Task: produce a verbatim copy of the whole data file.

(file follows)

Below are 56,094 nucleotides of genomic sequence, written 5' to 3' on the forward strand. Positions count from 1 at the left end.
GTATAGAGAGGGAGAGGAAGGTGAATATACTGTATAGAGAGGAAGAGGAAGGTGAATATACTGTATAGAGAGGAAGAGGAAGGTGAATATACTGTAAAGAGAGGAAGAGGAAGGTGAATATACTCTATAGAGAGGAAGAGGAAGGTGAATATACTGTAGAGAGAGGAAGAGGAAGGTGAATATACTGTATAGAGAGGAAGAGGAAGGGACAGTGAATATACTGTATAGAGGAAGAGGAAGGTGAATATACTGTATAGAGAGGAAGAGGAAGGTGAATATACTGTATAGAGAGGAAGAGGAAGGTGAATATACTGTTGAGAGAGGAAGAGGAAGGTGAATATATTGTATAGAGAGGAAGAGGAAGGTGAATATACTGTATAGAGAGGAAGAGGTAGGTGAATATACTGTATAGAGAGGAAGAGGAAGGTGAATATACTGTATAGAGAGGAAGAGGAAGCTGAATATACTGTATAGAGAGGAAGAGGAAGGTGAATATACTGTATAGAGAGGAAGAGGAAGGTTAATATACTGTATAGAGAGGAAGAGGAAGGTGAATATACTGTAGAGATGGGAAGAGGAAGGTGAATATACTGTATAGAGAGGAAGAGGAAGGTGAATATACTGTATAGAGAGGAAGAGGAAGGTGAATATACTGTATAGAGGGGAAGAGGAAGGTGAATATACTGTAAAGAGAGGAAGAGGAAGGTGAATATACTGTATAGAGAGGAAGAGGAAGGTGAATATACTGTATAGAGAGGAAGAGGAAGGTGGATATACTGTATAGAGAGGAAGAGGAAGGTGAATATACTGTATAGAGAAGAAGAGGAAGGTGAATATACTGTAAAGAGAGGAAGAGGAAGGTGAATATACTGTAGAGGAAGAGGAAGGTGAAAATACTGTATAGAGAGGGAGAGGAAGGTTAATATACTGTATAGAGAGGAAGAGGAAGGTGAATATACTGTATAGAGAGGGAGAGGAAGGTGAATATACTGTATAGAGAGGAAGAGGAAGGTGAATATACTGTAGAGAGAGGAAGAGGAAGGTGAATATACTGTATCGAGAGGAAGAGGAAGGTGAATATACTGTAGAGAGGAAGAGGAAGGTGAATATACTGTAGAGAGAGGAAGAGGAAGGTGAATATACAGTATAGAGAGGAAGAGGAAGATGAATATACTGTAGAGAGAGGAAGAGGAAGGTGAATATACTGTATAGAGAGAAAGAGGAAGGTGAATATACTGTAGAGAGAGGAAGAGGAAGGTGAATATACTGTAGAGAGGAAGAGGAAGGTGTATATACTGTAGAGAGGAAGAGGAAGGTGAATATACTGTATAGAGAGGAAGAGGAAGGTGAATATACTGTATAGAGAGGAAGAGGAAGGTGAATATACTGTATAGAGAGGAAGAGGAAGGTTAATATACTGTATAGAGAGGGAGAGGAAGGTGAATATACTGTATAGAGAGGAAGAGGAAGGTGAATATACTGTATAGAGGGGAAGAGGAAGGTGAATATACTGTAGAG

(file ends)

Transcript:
Below are 56,094 nucleotides of genomic sequence, written 5' to 3' on the forward strand. Positions count from 1 at the left end.
GTATAGAGAGGGAGAGGAAGGTGAATATACTGTATAGAGAGGAAGAGGAAGGTGAATATACTGTATAGAGAGGAAGAGGAAGGTGAATATACTGTAAAGAGAGGAAGAGGAAGGTGAATATACTCTATAGAGAGGAAGAGGAAGGTGAATATACTGTAGAGAGAGGAAGAGGAAGGTGAATATACTGTATAGAGAGGAAGAGGAAGGGACAGTGAATATACTGTATAGAGGAAGAGGAAGGTGAATATACTGTATAGAGAGGAAGAGGAAGGTGAATATACTGTATAGAGAGGAAGAGGAAGGTGAATATACTGTTGAGAGAGGAAGAGGAAGGTGAATATATTGTATAGAGAGGAAGAGGAAGGTGAATATACTGTATAGAGAGGAAGAGGTAGGTGAATATACTGTATAGAGAGGAAGAGGAAGGTGAATATACTGTATAGAGAGGAAGAGGAAGCTGAATATACTGTATAGAGAGGAAGAGGAAGGTGAATATACTGTATAGAGAGGAAGAGGAAGGTTAATATACTGTATAGAGAGGAAGAGGAAGGTGAATATACTGTAGAGATGGGAAGAGGAAGGTGAATATACTGTATAGAGAGGAAGAGGAAGGTGAATATACTGTATAGAGAGGAAGAGGAAGGTGAATATACTGTATAGAGGGGAAGAGGAAGGTGAATATACTGTAAAGAGAGGAAGAGGAAGGTGAATATACTGTATAGAGAGGAAGAGGAAGGTGAATATACTGTATAGAGAGGAAGAGGAAGGTGGATATACTGTATAGAGAGGAAGAGGAAGGTGAATATACTGTATAGAGAAGAAGAGGAAGGTGAATATACTGTAAAGAGAGGAAGAGGAAGGTGAATATACTGTAGAGGAAGAGGAAGGTGAAAATACTGTATAGAGAGGGAGAGGAAGGTTAATATACTGTATAGAGAGGAAGAGGAAGGTGAATATACTGTATAGAGAGGGAGAGGAAGGTGAATATACTGTATAGAGAGGAAGAGGAAGGTGAATATACTGTAGAGAGAGGAAGAGGAAGGTGAATATACTGTATCGAGAGGAAGAGGAAGGTGAATATACTGTAGAGAGGAAGAGGAAGGTGAATATACTGTAGAGAGAGGAAGAGGAAGGTGAATATACAGTATAGAGAGGAAGAGGAAGATGAATATACTGTAGAGAGAGGAAGAGGAAGGTGAATATACTGTATAGAGAGAAAGAGGAAGGTGAATATACTGTAGAGAGAGGAAGAGGAAGGTGAATATACTGTAGAGAGGAAGAGGAAGGTGTATATACTGTAGAGAGGAAGAGGAAGGTGAATATACTGTATAGAGAGGAAGAGGAAGGTGAATATACTGTATAGAGAGGAAGAGGAAGGTGAATATACTGTATAGAGAGGAAGAGGAAGGTTAATATACTGTATAGAGAGGGAGAGGAAGGTGAATATACTGTATAGAGAGGAAGAGGAAGGTGAATATACTGTATAGAGGGGAAGAGGAAGGTGAATATACTGTAGAG